Roscoe R. Nix, a Montgomery County civil rights leader who used his political influence and confrontational style to draw attention to racial inequities in one of the region’s most affluent jurisdictions, died Jan. 4 at a hospital in Riverdale, Ga. He was 90.
He had Parkinson’s disease and aspiration pneumonia, said his daughter Susan Webster.
Mr. Nix, whose civil rights activism spanned more than a half-century, said his roots in the Deep South defined his outlook on race relations.
Growing up in segregated Alabama had its obvious problems, he said. But the North suffered from “self-righteousness,” he added, and was more likely to overlook its record of discrimination. He vividly recalled being refused service by a Silver Spring restaurant in 1962 and staging a demonstration in response.
While working in various federal government jobs, Mr. Nix won a seat on the Montgomery County Board of Education in 1974 and railed against de facto school segregation. The second African American elected to the board, he served four years.
He remained deeply committed to education while leading the county’s chapter of the NAACP from 1980 to 1990, a period when the organization was struggling to stay relevant to an increasingly successful black middle-class community.
On the school board and afterward, Mr. Nix pushed for greater resources for schools in poorer neighborhoods and spoke out about racial disparities in school suspension rates. He established recognition programs for high-performing black students and encouraged black parents to become advocates for their children.
Roscoe R. Nix Elementary School in Silver Spring was named for him in 2006.
“He was one of the giants in Montgomery County,” said Edward Andrews, superintendent of Montgomery schools in the early 1980s. “Before him, things were business as usual. After him, things were business on behalf of all children.”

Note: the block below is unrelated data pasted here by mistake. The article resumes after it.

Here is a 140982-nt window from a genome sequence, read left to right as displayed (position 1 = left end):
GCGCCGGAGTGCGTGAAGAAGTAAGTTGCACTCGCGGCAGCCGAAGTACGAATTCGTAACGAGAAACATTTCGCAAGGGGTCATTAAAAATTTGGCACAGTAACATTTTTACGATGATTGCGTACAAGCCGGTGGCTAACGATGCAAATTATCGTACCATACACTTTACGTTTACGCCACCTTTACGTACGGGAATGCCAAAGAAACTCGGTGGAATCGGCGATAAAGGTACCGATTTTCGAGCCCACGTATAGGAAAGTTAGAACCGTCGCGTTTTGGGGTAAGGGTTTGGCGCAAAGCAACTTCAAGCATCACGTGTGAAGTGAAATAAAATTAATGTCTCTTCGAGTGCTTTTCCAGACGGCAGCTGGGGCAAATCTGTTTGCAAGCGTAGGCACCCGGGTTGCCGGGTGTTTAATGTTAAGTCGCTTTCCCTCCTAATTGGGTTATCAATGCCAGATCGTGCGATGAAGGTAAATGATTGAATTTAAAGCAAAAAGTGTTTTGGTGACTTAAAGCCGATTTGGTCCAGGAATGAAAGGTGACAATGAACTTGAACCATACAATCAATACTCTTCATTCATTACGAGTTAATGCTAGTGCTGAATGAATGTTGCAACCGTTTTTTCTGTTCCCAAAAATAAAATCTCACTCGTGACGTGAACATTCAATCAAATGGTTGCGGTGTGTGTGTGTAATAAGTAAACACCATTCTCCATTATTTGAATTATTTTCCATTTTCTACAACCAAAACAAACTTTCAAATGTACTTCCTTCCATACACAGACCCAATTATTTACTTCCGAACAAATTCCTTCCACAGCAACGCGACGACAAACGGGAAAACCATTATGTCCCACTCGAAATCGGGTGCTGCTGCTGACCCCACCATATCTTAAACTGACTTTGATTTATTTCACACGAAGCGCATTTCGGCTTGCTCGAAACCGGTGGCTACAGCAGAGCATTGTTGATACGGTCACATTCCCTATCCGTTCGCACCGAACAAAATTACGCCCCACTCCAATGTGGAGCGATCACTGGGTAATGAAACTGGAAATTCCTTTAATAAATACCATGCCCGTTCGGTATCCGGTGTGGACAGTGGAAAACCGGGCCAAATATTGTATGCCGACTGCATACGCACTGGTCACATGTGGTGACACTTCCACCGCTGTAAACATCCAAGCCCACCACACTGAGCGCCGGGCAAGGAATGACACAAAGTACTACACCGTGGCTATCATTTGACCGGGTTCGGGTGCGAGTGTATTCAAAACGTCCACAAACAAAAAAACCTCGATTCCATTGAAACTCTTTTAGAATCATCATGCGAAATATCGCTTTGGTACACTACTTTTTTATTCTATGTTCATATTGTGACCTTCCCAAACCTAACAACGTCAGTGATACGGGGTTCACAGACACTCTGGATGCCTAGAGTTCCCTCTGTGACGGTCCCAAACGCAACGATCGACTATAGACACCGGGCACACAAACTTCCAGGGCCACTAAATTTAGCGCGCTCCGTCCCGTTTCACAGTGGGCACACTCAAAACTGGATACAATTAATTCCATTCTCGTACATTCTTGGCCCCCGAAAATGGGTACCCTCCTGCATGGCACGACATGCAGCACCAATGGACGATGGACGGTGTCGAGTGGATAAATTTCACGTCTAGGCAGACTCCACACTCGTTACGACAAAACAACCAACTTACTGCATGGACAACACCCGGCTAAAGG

With the NAACP, he spoke out against alleged police mistreatment of minorities and worked to get more African American officers on the force.
Politicians who worked with him said he was skilled at building alliances and gaining trust. He also could be confrontational and knew how to attract headlines.
In 1983, he proposed a ban on the sale of South African wine in county-owned liquor stores to protest apartheid.
At a news conference announcing his proposal, he smashed several bottles of wine with a hammer and threatened to picket the house of the county executive, Charles W. Gilchrist (D), if he did not support the ban. Mr. Nix dubbed opponents of the ban “affluent, racist rodents who live in Bethesda, Chevy Chase and Rockville.” He later refused to retract “a single word.”
The ban went into effect, with Gilchrist’s backing.
Mr. Nix also was a loud critic of the conservative majority that swept the school board after he left in 1978. The board advocated a back-to-basics curriculum, closed more than 25 schools because of declining enrollment, and reversed many integration efforts. Mr. Nix battled repeatedly with the board.
Roscoe Russa Nix was born June 22, 1921, in Greenville, Ala., the second of nine children. His father was the only black postman in town.
Mr. Nix attended Alabama A&M University but left to serve in the Army in Europe during World War II.
Afterward, he settled in the Washington area and graduated from Howard University. He moved to Montgomery County in 1968 and then from Silver Spring to Georgia in 2010.
In 1952, Mr. Nix married Emma Coble. Besides his wife, of Riverdale, Ga., survivors include two daughters, Veretta Nix of Lathrup Village, Mich., and Susan Webster of Riverdale, Ga.; a sister, Anita Jackson of Washington; three brothers, Crispus Carey Nix of Montgomery, Ala., Pettis Nix of Tuskegee, Ala., and Comer Nix of Garfield Heights, Ohio; and three grandchildren.
Mr. Nix retired in 1986 from the Justice Department’s Community Relations Service, which focused on conflict resolution in cities experiencing civil unrest. As executive secretary for the Maryland Human Rights Commission in the late 1960s, he promoted minority hiring by state agencies and large companies.
He was regarded as an elder statesman and a confidant to many Montgomery County leaders.
“He was one of the people that you had to go to to get advice and you wanted to go to get advice,” former County Executive Douglas M. Duncan (D) said. “He was very good at telling you what he believed and not good at telling you what you wanted to hear. That’s exactly what you need as an elected official.”
In 2001, Mr. Nix was inducted into the Montgomery County Human Rights Hall of Fame. After receiving the honor, he said, “So much of what Montgomery County is today is because of struggle. . . . It’s hard, especially for young people, to remember how we got where we are today.”